Monday is not usually an early start for me. Perhaps that owes something to the fact that I live next door to the village pub. On the basis that one should use it or lose it, weekends often find me supporting the adjacent hostelry so perhaps I should be grateful to the organisers of the local bridge congress in which I play – badly – on the Sunday. Partnering my wife, I fear the worst from the post-mortem but an examination of the results card demonstrates that it was our teammates who were most at fault. Phew!
The life of a freelance – or pluralist as someone once described my new life – usually provides the opportunity to work from home for one or two days. Not this week, though. My marketing consultancy takes me to the delightful market town of Bury St Edmunds for Monday and Tuesday.
The stockbroker employing my services locally introduces me to a firm of agricultural surveyors and then the local representatives of a national IFA. With the Suffolk Show less than three months away, I find the surveyors could well provide an opportunity to co-host a stand. Since many of the great and the good of the county visit the show, this seems an ideal profile-raising opportunityThe IFA, which I visit on Tuesday, is keen to co-operate on mutual clients. As the stockbroker does not have a financial planning arm, this proves easy to agree in principle. So easy, indeed, that shortly after we return to the office a new potential portfolio management client is being introduced to us. Would that all prospecting missions delivered positive results so swiftly.
Wednesday finds me on duty for the Association of Investment Companies’ roadshow at Aintree. Suffolk to Merseyside is not the easiest of journeys. The situation is further complicated by the fact that the following day I am due to sit on the investment question time panel at Money Marketing’s Financial Services Scotland event in Glasgow. My original plan to let the train take the strain by travelling from Liverpool on the west coast line is scuppered by the fatal train crash in Cumbria.
In the end, I elect to train it to Liverpool and back on Wednesday and then fly to and from Glasgow on Thursday. Stansted, my local airport, has convenient flights which I have used often and I am able to travel with panel chairman Dave Harris and learn of his latest exploits on the many golf courses he visits all around the world. How he finds the time to run his consultancy is a mystery to me.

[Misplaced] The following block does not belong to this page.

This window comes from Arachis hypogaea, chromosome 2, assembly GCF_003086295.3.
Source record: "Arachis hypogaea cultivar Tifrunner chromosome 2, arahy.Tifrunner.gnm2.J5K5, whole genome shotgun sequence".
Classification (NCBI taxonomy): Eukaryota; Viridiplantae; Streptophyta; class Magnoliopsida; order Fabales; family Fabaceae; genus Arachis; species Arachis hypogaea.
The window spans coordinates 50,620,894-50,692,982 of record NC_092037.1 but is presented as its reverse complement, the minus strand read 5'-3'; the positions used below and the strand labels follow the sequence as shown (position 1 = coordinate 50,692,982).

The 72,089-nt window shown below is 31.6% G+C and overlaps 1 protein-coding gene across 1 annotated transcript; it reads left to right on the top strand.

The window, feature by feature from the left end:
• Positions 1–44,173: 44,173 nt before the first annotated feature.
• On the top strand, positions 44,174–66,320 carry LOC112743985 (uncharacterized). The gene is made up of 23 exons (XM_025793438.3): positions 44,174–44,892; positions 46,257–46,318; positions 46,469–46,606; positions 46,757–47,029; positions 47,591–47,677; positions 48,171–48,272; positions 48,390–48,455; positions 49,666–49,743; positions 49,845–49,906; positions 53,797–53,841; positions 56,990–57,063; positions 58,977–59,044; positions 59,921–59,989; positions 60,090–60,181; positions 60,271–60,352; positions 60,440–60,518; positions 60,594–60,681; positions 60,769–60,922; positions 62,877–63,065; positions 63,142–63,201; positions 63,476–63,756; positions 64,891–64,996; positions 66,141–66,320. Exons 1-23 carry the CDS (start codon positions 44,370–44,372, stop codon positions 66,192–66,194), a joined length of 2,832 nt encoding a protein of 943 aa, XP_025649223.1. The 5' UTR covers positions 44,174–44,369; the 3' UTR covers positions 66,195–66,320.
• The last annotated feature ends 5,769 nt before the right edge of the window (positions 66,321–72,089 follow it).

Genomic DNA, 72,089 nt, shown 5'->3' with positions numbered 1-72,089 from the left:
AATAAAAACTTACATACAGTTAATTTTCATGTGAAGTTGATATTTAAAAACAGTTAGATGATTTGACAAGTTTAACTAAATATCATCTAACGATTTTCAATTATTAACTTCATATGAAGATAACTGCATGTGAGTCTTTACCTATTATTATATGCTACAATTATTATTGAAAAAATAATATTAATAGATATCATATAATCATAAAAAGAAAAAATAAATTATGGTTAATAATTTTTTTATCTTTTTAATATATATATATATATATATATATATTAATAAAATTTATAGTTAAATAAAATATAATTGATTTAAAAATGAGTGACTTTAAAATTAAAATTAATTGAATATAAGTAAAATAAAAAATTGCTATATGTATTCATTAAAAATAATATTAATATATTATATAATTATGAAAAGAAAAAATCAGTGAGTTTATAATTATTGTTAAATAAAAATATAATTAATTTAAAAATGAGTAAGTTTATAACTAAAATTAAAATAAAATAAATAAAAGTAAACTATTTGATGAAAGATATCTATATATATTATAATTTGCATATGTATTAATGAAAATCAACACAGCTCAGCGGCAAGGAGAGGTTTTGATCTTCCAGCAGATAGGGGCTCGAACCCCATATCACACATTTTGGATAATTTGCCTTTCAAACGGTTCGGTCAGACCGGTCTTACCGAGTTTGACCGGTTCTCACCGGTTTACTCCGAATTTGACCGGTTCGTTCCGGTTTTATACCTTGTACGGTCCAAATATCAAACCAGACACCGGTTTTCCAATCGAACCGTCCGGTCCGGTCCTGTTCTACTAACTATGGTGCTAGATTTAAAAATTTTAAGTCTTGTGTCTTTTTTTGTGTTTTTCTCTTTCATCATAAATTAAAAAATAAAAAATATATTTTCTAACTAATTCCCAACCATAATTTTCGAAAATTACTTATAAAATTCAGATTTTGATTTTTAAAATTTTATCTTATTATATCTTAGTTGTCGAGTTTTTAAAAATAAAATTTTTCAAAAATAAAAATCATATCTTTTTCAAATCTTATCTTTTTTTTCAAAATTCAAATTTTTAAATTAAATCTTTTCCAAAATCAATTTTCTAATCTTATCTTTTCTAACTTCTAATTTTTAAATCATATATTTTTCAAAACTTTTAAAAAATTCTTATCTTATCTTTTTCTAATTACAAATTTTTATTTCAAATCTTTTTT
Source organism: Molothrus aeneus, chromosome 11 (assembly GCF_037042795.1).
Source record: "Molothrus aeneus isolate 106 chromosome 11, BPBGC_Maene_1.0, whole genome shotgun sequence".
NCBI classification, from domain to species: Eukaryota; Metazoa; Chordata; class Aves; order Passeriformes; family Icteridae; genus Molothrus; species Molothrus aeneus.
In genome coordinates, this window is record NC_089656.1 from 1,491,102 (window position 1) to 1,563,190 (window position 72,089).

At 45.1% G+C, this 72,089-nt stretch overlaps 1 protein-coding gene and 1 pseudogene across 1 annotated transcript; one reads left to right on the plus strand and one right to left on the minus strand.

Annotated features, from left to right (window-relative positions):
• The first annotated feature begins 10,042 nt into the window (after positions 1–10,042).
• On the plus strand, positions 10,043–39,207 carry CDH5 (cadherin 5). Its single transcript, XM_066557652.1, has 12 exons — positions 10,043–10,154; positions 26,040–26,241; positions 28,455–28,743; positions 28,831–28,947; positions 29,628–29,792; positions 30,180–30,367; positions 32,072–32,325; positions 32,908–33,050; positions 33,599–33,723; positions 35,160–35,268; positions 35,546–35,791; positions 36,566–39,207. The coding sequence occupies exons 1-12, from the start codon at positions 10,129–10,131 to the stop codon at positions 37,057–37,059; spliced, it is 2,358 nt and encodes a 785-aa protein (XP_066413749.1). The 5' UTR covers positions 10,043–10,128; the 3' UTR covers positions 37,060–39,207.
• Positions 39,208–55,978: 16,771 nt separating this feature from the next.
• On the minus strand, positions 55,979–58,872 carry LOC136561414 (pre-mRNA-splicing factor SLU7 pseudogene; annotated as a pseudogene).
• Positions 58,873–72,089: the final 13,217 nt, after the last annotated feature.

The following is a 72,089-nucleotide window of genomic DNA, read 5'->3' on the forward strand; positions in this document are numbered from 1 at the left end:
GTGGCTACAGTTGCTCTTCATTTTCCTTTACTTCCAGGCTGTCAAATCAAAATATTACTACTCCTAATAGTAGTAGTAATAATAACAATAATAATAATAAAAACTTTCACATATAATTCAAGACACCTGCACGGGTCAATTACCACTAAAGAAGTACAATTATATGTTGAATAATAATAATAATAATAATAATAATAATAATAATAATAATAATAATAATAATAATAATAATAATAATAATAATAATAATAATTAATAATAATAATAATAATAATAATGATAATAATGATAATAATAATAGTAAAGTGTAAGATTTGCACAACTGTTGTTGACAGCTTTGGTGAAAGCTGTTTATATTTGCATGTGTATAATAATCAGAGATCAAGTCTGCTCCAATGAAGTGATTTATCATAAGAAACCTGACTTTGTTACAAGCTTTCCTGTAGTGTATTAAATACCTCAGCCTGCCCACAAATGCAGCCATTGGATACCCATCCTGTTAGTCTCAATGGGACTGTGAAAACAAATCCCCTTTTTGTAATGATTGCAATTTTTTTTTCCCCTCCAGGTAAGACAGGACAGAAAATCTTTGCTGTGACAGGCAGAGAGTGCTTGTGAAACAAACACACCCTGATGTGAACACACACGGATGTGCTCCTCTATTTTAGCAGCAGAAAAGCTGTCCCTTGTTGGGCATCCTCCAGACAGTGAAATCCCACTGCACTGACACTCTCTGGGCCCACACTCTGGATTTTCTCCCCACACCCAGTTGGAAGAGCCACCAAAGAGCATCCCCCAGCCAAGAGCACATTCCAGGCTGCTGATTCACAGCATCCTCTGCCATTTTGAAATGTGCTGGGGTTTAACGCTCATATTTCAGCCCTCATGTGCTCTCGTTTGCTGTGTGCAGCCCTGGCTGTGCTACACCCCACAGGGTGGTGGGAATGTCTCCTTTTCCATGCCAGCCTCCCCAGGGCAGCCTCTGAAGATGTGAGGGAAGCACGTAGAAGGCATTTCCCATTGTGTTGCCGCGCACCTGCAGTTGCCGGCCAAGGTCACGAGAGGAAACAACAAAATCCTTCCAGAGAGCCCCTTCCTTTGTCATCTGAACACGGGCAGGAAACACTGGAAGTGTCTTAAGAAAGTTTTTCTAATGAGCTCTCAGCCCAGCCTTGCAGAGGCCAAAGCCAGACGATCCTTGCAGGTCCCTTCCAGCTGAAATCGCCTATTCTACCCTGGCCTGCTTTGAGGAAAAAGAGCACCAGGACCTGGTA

Both events are well attended and, taking place as they do within days of global market turmoil, provide a useful opportunity to take the temperature of private investors and their advisers. Comfortingly, no one appears too deterred from investing although the IFAs did seem to hold some worries that property was being overhyped. This I found particularly revealing as this is a sector which, wearing yet another hat, I had been looking at closely.
Unusually, both modes of transport function to time so Friday, when I am due to visit London to attend the launch of the new PSigma income fund, dawns with me feeling fresher than expected. Messrs Mott and Chimes are in good form as they set out their stall for what appears will become the vehicle for the manager’s personal pension fund.
Lunch with some ex-colleagues, one of whom is now a headhunter intent on churning his former workmates, provides a relaxing end to the week and I depart to make an early start to a weekend that promises a taste of spring. After a week of travelling hither and thither, with no delays, I fall at the final hurdle. A simple train journey of 60 miles turns into a nightmare and I eventually roll home too late to start work in the garden. Every cloud has a silver lining.